Archive for the ‘Politics’ Category

Is the Health Care Reform Act a Civil Rights Act?

Written by Rebecca Zietlow on March 23rd, 2010

59971869Should we consider the health care reform act, which President Obama signed into law today to be a civil rights act? There is good reason to do so. Though the Act is far from perfect, it does represent a commitment by Congress to expand access to a fundamental human right. Article 25 of the Universal Declaration of Human Rights states that “Everyone has the right to a standard of living adequate for the health and well being of himself and his family, including . . . medical care.” Martin Luther King called access to medical care a civil right. Though our Constitution does not include a right to health care (or any other substantive economic rights), it does give Congress the authority to create such rights. And, in a speech after the passage of the Act, House Speaker Nancy Pelosi invoked the Declaration of Independence’s statement that all people are guaranteed a right to “life, liberty and the pursuit of happiness.” Before the vote, Pelosi and other congressional leaders marched through protesters hurling racial epithets, an act that self-consciously harkened back to civil rights demonstrations of the past. The Act falls within the tradition of Congress enforcing the rights of social citizenship – economic rights that are essential preconditions to one’s ability to exercise other civil and political rights.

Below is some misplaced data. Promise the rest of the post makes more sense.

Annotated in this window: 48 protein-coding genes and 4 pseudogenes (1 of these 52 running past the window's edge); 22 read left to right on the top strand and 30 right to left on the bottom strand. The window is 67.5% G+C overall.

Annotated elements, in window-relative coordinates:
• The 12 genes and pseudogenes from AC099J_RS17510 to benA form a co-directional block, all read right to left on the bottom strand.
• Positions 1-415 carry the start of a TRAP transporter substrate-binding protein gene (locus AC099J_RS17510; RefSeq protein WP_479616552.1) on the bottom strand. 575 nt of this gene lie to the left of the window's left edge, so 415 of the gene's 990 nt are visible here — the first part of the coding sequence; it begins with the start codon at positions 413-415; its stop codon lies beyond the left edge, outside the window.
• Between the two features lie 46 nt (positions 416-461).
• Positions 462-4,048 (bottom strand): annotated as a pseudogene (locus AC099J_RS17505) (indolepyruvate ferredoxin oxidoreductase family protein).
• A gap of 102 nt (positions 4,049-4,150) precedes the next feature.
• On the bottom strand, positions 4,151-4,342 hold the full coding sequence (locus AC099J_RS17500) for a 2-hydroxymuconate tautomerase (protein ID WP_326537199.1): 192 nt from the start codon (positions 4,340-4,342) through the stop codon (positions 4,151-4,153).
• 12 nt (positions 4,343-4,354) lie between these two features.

Strangely, opponents of the Act also think the Health Care Reform Act is a civil rights act, and argue that this is a reason to oppose it. In February, Rush Limbaugh called the Act a “civil rights act,” a “reparations” bill which people should oppose. Last week, Newt Gingrich compared the Act to the 1964 Civil Rights Act, arguing that Obama’s support of the Health Care Reform Act would wreck the Demcratic party like Lyndon Johnson’s support of the 1964 Act did.